After the break, Alan Casline (aka "Bird") read the hieroglyphic poem "3 Birds" then a "Look Around All You See" about standing by stream (water). Joe Krausman touched on the theme in an unexpected way with a poem on the African black fly that causes blindness, then a rhyming "The Cat." That was not enough for Alan who called hims back to read another, "Snake House." Edie Abrams contemplated the chain of being in a woodpile in her poem "Ants, they Will Be We."

It was good to see Jan Tramantano back in town & she began with a poem for her daughter Marisa who is pregnant (who once read many years ago when my third Thursday series began at Cafe Web), then a lovely little poem about the Moon & her grandson when he was 2. Tim Verhaegen explained that he talks to himself in his poems (i.e., "you") & read a piece titled "Worrying About Yourself as Usual," then one about his reactions to the death of his unhappy father, mother & brother. I had arrived too late to sign up but ended on the list anyway, but then not only didn't honor the the theme of water (who knew?), but didn't read poems about Earth, tree or sky either, instead read 2 new Coyote poems (#5 & #6) -- animals, including us humans, are a part of "Nature" too, you know. Therese Broderick read the introduction, dedication & acknowledgment to her forth-coming chapbook from Benevolent Bird Press, then Alan (the publisher) asked her to read a poem too, so she complied with "4th of July" about freeing a fly. Malcolm Willison made a rare appearance at an open mic & recited "What Do the Trees Know" -- Indeed!

This series, sponsored by the Rootdrinker Institute, the Delmar Writers Group & the Hudson Valley Writers Guild continues about once a month on Friday night at 6:30 PM at the Pine Hollow Arboretum, 16 Maple Ave., Slingerlands, NY.

July 21, 2013

Live from the Living Room, July 9

Tonight's featured poet was Ken Denberg, who jumped right in before Don Levy, our straight-friendly host, could do a proper introduction. No matter, it's a casual group here.

Ken Denberg (left)
Ken read from his new manuscript of poems about, or rather mostly in the persona of, his dog. Now this is a guy's dog, a Labrador Retriever, the kind that can have a poetic persona vis-a-vis a guy poet, not some fru-fru lap dog that is basically a stuffed-animal that shits. So this dog talks back -- & bites. Some of the poems are sonnets, some in open form (not that one could tell from the reading), originally composed on post-it notes pasted all over his house. Speaking of biting, the titles included "Bite Me," "One Bite Fits All," & "Scratch & Bite." Other poetic-dog titles exploring the nature of "dog-ness" were "I Dog Wolf," "Good Dog, Bad Dog," "Kiss My Dog Nose," "I Dog Shrug," & the title poem "Wolf Star Dog Bone," some of which can be found on Ken's Facebook page.  He ended his reading with a long explanation of his writing & composition process & the last poem "Dog Paws." These are the kind of dog poems I'd actually buy a book of.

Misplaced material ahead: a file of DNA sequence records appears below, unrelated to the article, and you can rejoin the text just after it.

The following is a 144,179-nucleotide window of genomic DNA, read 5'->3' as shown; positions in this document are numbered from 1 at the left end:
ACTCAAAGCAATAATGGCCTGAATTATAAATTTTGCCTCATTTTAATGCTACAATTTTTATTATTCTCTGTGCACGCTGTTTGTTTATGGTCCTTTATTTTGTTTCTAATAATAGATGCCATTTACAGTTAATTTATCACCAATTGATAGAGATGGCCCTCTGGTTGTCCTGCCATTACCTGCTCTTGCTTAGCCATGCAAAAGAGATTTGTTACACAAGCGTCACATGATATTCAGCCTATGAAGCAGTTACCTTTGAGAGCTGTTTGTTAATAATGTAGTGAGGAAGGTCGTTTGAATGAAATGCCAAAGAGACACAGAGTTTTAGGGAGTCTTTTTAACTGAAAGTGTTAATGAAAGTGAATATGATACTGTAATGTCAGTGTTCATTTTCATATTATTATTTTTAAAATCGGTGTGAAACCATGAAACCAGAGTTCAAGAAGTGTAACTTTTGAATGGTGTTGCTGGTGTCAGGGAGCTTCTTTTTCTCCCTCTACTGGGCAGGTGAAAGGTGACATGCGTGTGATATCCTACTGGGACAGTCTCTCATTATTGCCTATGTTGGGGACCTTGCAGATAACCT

On to a short open mic. I began with "Baseball in Palestine" in honor of the season & read the corrected version of "Adirondack Life," that I've inadvertently been reading a corrupted version of for months (I should pay better attention). Brian Dorn began with a discussion of the movie "A Place Beyond the Pines" then read his poem about Schenectady, "The City that Lit Up the World," & then another poem in rhyme, "Invincible." Steven Minchin, who is the Administrator Coordinator here at the Pride Center, read a couple of intriguing poems, "Duet Whispers Out," & "Still Still" based on a suicide note. Our world-traveling host, Don Levy, read a couple poems from his recent trip to Italy, "The Sistine Chapel" ("Silencio!"), & one about having to pee & finding poetry as his religion, "Assisi."

Each month on the 2nd Wednesday we like to gather here in the living room of the Pride Center on Hudson Ave. in Albany, NY for a poetry reading & open mic, starts about 7:30PM.

July 15, 2013

An Anthology of the Albany Vortex

… or, everything on the internet is forever, including things that were not ever on the internet.

My first foray (second, actually) into small-press publishing was An Anthology of the Albany Vortex, published by Bert Schultz's Cominsane Press in 1973. I served as editor of this collection of poems & other adolescent musings by myself, Charles Dugan, Joe Figel, Hugh O'Connor & Bert Schultz. The collection was centered on (& inspired by) a mimeographed zine, Naitnecniv that Charlie, Joe & I had produced in high school & that was subsequently banned ("squashed" actually) by our school principal. In recent years I've read my introduction from the book that describes this incident at Banned Books Readings sponsored by the local ACLU chapter.  I think it's still a good read & has held up well over time.